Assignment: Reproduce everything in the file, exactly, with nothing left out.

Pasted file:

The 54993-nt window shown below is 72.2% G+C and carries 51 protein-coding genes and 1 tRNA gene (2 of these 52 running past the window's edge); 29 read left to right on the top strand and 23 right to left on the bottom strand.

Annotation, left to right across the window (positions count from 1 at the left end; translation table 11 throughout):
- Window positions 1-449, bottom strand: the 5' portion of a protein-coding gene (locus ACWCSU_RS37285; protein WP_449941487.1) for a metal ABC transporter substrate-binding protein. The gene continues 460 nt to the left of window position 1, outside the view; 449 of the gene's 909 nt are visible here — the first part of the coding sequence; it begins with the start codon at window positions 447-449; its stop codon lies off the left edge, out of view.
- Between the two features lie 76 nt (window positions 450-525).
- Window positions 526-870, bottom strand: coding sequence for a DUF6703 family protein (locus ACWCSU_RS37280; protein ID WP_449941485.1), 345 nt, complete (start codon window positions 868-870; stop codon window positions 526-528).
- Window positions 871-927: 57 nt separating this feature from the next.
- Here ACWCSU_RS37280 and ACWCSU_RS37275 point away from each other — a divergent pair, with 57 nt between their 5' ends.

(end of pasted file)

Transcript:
The 54993-nt window shown below is 72.2% G+C and carries 51 protein-coding genes and 1 tRNA gene (2 of these 52 running past the window's edge); 29 read left to right on the top strand and 23 right to left on the bottom strand.

Annotation, left to right across the window (positions count from 1 at the left end; translation table 11 throughout):
- Window positions 1-449, bottom strand: the 5' portion of a protein-coding gene (locus ACWCSU_RS37285; protein WP_449941487.1) for a metal ABC transporter substrate-binding protein. The gene continues 460 nt to the left of window position 1, outside the view; 449 of the gene's 909 nt are visible here — the first part of the coding sequence; it begins with the start codon at window positions 447-449; its stop codon lies off the left edge, out of view.
- Between the two features lie 76 nt (window positions 450-525).
- Window positions 526-870, bottom strand: coding sequence for a DUF6703 family protein (locus ACWCSU_RS37280; protein ID WP_449941485.1), 345 nt, complete (start codon window positions 868-870; stop codon window positions 526-528).
- Window positions 871-927: 57 nt separating this feature from the next.
- Here ACWCSU_RS37280 and ACWCSU_RS37275 point away from each other — a divergent pair, with 57 nt between their 5' ends.